It is a College requirement for Departments to ensure that cohort building takes place and to create provision which allows research students to interact with their peers and should facilitate the existence of a collegial/scholarly community (Precept 9 of the Research Degree Precepts).  Additionally, cohort building is specifically mentioned in indicators 4 and 14 of Chapter B11 (Research degrees) of the Quality Assurance Agency’s UK Quality Code.  The Graduate School’s cohort programme can assist Departments to comply with these requirements. 

The Graduate School’s Cohort Delivery and Research Community Fund can assist Departments to comply with these requirements. 

The College is not prescriptive in how cohorts of students are formed or how many students should make up a cohort. However, departmental established cohorts would normally have a “cohort leader” who is an academic member of staff who will be well placed to signpost students to support services and other resources.   It should also be noted that students may, in addition, form their own cohorts.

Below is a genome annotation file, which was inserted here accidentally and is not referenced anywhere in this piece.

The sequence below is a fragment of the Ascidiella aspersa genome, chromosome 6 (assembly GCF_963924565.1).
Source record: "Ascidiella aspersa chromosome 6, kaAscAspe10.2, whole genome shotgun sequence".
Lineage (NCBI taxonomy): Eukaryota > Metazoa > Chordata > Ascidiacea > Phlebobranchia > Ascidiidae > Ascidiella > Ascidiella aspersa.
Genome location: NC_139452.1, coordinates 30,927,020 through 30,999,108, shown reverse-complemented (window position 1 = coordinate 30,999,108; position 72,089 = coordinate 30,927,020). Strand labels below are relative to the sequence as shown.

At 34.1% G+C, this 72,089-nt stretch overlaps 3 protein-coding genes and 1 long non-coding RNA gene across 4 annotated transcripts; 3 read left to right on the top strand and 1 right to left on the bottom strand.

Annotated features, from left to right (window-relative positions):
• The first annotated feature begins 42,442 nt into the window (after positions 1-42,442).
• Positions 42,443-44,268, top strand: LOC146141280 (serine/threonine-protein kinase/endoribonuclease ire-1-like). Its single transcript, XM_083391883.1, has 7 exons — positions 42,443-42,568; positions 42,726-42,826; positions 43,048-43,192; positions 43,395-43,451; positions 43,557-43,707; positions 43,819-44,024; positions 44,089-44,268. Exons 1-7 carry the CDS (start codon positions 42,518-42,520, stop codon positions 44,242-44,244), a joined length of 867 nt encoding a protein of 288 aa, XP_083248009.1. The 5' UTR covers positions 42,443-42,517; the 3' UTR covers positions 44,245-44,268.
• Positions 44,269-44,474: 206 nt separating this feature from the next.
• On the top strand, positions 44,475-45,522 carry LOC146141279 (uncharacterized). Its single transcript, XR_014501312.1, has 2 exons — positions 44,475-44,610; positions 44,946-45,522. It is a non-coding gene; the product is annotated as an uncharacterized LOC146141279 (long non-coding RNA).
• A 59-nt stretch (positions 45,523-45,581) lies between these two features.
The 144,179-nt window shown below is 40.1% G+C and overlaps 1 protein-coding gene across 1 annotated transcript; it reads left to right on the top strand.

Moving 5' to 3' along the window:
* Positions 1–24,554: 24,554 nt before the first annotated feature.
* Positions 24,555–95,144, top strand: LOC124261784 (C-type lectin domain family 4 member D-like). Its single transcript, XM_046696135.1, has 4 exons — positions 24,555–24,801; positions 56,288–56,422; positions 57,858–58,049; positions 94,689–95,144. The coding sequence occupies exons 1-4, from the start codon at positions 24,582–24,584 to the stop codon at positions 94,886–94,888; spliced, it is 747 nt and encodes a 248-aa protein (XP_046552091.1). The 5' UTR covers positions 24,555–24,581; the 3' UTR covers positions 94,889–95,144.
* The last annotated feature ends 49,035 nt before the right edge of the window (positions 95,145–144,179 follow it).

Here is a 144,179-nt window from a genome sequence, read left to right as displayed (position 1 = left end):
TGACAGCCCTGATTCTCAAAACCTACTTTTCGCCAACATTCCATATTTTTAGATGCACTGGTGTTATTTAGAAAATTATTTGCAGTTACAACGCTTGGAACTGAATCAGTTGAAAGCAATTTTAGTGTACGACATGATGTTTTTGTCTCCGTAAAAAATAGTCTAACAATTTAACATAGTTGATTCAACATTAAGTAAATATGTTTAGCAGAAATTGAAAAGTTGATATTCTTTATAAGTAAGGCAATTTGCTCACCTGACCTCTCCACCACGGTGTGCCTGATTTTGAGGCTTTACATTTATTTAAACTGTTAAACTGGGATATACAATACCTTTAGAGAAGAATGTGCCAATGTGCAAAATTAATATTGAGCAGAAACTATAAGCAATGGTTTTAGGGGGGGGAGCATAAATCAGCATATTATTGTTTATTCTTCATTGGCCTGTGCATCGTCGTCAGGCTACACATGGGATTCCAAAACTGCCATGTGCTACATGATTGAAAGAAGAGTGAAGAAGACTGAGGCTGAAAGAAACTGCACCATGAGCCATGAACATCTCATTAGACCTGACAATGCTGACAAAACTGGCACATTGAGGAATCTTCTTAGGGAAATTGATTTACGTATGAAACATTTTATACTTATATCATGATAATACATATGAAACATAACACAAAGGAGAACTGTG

Cohort Leaders can enhance existing pastoral care and welfare systems in departments, and can assist in both signposting and the delivery of courses for the personal and professional development of students. The Cohort Leader can improve the postgraduate experience by promoting cohort cohesion, establishing and maintaining the ethos of the cohort, and ensuring the general wellbeing of those students. If departments wish to have a cohort leader an outline of an ideal role is described in the document below.

The roles of “mentor”, “Senior Tutor PGR” and “cohort leader” should not be in conflict. The role of “mentors” in departments varies considerably. The Senior Tutor PGR role can involve providing confidential advice on pastoral care and welfare, this should be maintained and the cohort leader can refer students to the PG tutor as necessary.